• Data warehousing: "Between data flow modeling and data mining is warehousing," Kusiak says.

"We typically mine transactional databases, which are databases and files stored at CROs or pharmaceutical companies, or even at the FDA," he explains.

"In recent years, the warehousing technology has been introduced," Kusiak says. "It's a collection of different databases that has been transformed, and the data quality has been improved and is designed for effective usage."

For instance, if there is a clinical question of any type, then the person posing the question could obtain the answer within a fraction of a second rather than having to dig through six different data bases, Kusiak says.

Data mining is another application.

Suppose a warehouse had genetic data that linked with patient data, and the entire database could be mined, Kusiak proposes.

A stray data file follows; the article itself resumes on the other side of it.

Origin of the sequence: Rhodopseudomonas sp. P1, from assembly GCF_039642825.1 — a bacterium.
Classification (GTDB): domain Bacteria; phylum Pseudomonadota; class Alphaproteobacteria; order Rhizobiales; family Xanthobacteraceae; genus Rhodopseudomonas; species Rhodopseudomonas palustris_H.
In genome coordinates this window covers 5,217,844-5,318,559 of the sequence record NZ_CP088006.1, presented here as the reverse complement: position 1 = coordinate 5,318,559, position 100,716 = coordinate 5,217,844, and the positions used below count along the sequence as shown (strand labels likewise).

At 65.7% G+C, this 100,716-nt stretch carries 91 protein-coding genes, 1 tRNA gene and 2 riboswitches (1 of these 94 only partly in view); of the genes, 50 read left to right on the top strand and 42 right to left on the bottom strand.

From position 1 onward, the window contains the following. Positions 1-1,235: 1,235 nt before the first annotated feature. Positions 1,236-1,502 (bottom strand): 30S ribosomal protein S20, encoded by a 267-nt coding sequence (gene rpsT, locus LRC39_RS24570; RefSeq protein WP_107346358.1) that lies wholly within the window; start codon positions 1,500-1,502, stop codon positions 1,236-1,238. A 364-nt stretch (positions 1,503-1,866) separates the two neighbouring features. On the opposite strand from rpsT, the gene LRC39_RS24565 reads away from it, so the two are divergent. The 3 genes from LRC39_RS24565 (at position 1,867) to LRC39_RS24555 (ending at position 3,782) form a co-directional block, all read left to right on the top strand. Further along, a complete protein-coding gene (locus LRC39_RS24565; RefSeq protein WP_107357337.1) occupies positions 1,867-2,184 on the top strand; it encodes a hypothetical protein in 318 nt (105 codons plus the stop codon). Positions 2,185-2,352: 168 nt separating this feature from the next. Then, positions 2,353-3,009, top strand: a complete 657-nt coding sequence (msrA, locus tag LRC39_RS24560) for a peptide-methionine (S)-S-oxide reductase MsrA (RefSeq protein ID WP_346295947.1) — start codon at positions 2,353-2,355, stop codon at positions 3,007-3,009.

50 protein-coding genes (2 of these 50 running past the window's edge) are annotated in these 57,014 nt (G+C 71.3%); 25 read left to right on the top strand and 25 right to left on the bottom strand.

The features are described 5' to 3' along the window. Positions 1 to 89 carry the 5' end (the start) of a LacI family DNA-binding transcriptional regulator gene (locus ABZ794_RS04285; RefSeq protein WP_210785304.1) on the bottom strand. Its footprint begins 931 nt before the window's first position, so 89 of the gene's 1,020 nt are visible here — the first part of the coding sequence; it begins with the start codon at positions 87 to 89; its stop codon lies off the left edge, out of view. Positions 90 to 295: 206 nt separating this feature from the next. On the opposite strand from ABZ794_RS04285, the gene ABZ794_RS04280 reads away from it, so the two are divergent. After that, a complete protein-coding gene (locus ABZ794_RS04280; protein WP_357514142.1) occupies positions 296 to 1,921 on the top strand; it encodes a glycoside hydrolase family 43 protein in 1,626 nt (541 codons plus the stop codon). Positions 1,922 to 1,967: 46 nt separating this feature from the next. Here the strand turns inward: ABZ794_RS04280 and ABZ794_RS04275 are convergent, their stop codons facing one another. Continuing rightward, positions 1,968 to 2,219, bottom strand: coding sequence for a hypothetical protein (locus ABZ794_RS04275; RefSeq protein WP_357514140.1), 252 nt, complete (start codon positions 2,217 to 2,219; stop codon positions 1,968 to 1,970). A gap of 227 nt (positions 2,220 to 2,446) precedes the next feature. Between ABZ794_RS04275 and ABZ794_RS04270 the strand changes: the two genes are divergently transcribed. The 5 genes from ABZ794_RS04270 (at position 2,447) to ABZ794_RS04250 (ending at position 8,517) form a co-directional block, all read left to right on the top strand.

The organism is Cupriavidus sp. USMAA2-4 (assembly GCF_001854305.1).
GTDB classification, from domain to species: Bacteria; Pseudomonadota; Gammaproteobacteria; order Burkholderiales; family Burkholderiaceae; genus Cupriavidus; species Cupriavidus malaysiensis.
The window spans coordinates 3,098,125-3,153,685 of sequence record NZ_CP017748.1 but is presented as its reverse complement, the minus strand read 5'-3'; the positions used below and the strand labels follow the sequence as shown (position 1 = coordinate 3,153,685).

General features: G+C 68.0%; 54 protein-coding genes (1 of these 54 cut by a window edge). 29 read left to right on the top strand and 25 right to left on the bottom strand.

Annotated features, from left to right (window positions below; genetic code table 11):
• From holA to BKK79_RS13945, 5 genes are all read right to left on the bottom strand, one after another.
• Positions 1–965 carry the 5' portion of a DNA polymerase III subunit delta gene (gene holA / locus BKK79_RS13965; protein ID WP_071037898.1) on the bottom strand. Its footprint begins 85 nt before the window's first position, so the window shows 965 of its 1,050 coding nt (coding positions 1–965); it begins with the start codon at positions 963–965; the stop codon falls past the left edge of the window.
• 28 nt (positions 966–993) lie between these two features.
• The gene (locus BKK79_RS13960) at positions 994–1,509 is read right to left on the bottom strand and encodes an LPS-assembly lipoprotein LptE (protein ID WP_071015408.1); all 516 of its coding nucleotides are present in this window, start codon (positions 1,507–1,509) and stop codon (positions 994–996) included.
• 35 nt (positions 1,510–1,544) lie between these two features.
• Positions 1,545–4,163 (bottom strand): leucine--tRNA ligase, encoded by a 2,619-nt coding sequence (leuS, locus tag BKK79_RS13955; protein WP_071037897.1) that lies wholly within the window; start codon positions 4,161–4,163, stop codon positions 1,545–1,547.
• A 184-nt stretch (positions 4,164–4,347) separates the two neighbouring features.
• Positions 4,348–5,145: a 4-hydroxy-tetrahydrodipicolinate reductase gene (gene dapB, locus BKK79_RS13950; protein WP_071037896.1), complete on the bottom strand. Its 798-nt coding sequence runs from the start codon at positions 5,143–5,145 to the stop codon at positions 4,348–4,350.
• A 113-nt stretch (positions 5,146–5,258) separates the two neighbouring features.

Or, another potential use of warehousing would be to merge data from different clinical areas, in one centralized repository, and then mine them, he adds.

Data warehousing has a great deal of potential, but also can be costly, so companies carefully investigate its potential use, Kusiak says.

Computer software can handle all of the security issues arising from data warehousing, he notes.

"If you have someone's patient or genetic data, you cannot find out who this person is if you don't have the patient identifier or address because the data doesn't reveal this information," Kusiak explains. "So what needs to be protected is the personal identifier."

Also, the personal identifiers do not have to be stored in the data warehouse. These can remain with the doctor and facility providing medical care, Kusiak says.

The other advantage to a data warehouse is it provides additional protection of data by permitting storage off site. For instance, this could be helpful in the event of a natural disaster.

  • Knowledge management: "Knowledge is important, so companies are always concerned with managing knowledge assets," Kusiak says.